A needle-free, self-contained fentanyl patient-controlled transdermal system (PCTS) is as effective for post-surgical pain management as the traditional intravenous pump (IV), while giving patients more mobility and freeing nurses to devote more time to patient care. The study led by researchers from Jefferson Medical College of Thomas Jefferson University, Philadelphia, appears in the March 17 issue of the Journal of the American Medical Association (JAMA).
The multi-center study conducted at more than 30 sites nationwide demonstrated that a button-activated, fentanyl system that delivers pain medication through the skin could eliminate the need for IVs for post-surgical pain relief. The study was led by Eugene Viscusi, M.D., director of the Acute Pain Management Service at Thomas Jefferson University Hospital, Philadelphia. The fentanyl transdermal system would also offer the advantage of a needle-free, pre-programmed medication system in a small, self-contained unit.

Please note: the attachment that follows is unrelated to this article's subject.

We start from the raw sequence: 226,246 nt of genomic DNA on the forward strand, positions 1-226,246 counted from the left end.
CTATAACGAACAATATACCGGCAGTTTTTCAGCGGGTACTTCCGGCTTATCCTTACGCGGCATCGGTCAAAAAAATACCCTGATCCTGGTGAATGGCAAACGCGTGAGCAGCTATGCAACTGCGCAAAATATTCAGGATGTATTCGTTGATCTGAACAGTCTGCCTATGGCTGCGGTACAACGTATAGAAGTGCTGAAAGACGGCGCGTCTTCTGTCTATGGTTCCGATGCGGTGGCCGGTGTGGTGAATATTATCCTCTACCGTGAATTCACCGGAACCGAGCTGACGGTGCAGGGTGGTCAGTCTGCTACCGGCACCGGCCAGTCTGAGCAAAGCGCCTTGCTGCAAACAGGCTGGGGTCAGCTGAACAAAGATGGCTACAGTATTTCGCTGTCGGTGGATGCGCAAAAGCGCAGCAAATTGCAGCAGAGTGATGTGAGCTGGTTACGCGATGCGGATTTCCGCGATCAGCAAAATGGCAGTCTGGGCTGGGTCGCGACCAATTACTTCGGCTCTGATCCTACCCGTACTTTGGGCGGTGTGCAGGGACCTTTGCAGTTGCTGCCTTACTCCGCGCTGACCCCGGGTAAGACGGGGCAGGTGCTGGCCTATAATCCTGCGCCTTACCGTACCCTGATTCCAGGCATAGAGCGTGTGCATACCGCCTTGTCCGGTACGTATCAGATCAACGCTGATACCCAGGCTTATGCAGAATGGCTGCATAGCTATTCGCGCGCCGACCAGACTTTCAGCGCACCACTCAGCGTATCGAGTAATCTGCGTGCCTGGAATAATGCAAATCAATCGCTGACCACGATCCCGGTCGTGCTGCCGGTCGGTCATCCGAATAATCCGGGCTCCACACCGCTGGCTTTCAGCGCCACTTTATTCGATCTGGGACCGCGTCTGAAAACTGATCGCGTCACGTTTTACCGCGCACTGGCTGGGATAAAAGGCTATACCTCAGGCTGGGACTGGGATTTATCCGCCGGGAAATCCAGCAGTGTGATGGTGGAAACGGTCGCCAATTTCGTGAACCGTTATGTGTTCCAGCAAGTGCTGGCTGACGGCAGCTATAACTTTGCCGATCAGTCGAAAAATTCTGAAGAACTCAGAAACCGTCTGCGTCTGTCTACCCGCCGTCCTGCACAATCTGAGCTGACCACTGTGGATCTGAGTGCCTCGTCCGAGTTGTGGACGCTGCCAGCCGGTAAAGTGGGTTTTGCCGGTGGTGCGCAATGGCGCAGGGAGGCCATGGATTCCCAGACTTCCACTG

“This is a miracle of miniaturization,” said Dr. Viscusi, assistant professor of Anesthesiology, Jefferson Medical College of Thomas Jefferson University.
Jeffrey Baxt | TJUH
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